This is an excellent piece, one that powerfully situates Ethereum in a broader context. But for me, it raises a question. And, to be clear, I’m asking as someone excited about Ethereum, with a plan or two for software to build atop it.
When discussing “The philosophy of data,” you say this:
Each enterprise builds their computer system in their own image, and these images disagree about what is vital and what is incidental, and truth does not flow between them easily.
And a bit later, this:
The epistemological problem is quite severe. Databases, as commonly deployed in our organizations, store fact…But when data leaves one database and flows into another, it crosses an organizational boundary. For Organization A, the contents of Database A are operationally reality, true until proven otherwise.
And continue on with this excellent example:
If you think this is a silly example, the Mars Climate Orbiter was lost by NASA in 1999 because one team was using inches, and the other, centimeters. These things go wrong all the time.
And, I’m all there with you. Absolutely, one hundred per cent. This NASA example highlights how numbers are not self-describing; they need additional information — units, in this case — in order to glean their meaning.
But this is where, for me, things start to go off the rails. As far as I understand — and as this article seems to reinforce — Ethereum does not actually help with NASA’s problem. At least, not directly. The Mars Climate Orbiter was lost not because different teams had different data, but because they had different interpretations of the data.
Of course, one could say that, were this particular bit of data exchanged through Ethereum, then it would have necessarily included units with it…but such enforcement would have to take place through a specification about the meaning of the data. Such specifications are easily expressed in those other mediums — e.g., JSON, SOAP, etc. — that you mentioned. In other words, specification is not a unique property of Ethereum (or blockchains in general). It is not their special sauce.
I think the best way to make this distinction clear is to call on Noam Chomsky’s most famous sentence:
Chomsky used this sentence in his 1955 thesis to demonstrate the absolute separation between syntax and semantics. It’s structurally correct (syntax), but utterly meaningless (semantics). It’s an even stronger class of mistake than the one NASA made, but syntax alone cannot prevent it.
To the best of my understanding, Ethereum took the basic ideas of Bitcoin, which was both a syntactic (the blockchain) and a semantic (the currency) system, and stripped down to provide a syntactic system that could support arbitrary semantics. And that’s a really, really great thing. It makes available the certainty of blockchains to so many other areas of life.
But it also makes for a problem when you discuss what amount to semantic failures. The Mars Climate Orbiter was a problem of inadequate semantic agreement between those two teams. The teams agreed to exchange data; let’s assume that meant using Arabic numerals and writing it down on paper. Those are the syntactic aspects. But what the numbers meant, how they should be interpreted — those are the semantic aspects. Switching syntax from numbers and paper to bits and Ethereum wouldn’t have helped; they still would have lacked agreement on units.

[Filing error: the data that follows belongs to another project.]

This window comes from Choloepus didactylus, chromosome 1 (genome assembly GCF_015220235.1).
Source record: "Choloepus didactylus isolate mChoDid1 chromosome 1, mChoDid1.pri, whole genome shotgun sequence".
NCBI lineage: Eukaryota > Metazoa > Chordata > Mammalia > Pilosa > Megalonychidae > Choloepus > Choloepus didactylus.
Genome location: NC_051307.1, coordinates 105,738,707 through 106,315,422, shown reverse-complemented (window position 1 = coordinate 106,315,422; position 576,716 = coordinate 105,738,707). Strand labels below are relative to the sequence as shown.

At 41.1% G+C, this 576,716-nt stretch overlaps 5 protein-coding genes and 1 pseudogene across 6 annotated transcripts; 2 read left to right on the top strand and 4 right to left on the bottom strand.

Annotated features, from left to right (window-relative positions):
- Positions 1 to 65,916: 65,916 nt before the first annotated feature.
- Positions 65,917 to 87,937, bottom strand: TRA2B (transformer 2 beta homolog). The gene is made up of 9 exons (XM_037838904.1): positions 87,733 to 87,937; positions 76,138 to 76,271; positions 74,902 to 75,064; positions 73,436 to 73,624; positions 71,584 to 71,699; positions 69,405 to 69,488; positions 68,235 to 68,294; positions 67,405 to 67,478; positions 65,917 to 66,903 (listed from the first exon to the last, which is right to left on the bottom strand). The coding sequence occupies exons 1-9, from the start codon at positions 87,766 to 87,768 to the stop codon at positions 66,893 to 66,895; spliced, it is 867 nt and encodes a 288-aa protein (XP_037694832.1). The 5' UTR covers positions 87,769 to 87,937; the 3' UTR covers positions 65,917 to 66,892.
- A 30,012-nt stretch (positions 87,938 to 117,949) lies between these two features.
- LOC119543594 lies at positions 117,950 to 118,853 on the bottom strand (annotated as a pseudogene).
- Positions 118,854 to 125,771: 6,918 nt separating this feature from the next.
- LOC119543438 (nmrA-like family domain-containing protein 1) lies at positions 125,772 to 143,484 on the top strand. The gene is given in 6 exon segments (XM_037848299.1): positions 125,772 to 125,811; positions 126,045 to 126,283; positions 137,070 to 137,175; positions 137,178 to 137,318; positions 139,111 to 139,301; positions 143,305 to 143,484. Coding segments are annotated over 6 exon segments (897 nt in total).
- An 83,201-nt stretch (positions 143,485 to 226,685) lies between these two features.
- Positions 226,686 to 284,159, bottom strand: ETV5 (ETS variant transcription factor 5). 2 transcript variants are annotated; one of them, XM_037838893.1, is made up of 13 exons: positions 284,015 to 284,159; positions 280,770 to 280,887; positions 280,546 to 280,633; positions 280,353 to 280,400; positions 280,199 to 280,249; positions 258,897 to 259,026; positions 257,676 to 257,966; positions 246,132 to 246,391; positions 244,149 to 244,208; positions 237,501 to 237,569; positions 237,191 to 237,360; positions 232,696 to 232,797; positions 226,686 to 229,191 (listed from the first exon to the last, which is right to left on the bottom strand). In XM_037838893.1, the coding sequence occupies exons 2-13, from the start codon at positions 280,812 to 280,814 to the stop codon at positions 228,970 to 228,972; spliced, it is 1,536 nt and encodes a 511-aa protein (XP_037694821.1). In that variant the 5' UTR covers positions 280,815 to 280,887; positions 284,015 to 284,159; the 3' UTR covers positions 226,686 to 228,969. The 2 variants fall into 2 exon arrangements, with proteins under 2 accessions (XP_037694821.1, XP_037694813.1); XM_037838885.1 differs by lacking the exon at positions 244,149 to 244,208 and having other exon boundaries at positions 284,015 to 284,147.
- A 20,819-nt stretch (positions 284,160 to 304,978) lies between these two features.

Backend data synchronization between two collaborating companies — another example you gave — often has syntactic challenges, but those tend to be mostly tractable (albeit time-consuming, error-prone, and expensive). It’s at least as, if not a more nasty problem when there’s disagreement on the meaning or representational forms of data: e.g., one television network thinks of their programming as “shows,” but another thinks of theirs as “telanovelas.”
In cases like these, it’s tempting to assume sameness and look for some common abstracting or normalizing term to describe the two. Are these things the same, or different? What are their defining properties? Are the differences between the properties of a given telanovela and a given show more or less than the differences between that show and another show? These questions, like turtles, go all the way down. And the epistemological problems inherent in defining schemas for all the things have been pretty well understood for a while.
Maybe I’ve missed something fundamental about Ethereum, and there’s semantic solutions hiding in there. But I suspect it’s subject to the same limitations as everything else. If so, then its magic only works when people hammer out a semantic standard, then agree that that data represents something real and useful. (Smart contracts are one pattern for such standards, I think).
If I’m right, and Ethereum really is just the syntactic layer, then I think it’s harmful to Ethereum (and blockchain tech generally) to set unreasonable expectations for it. Just being a syntactic layer is still fantastic. That’s really, really important magic — so why muddy the waters by saddling it with problems it doesn’t intrinsically solve?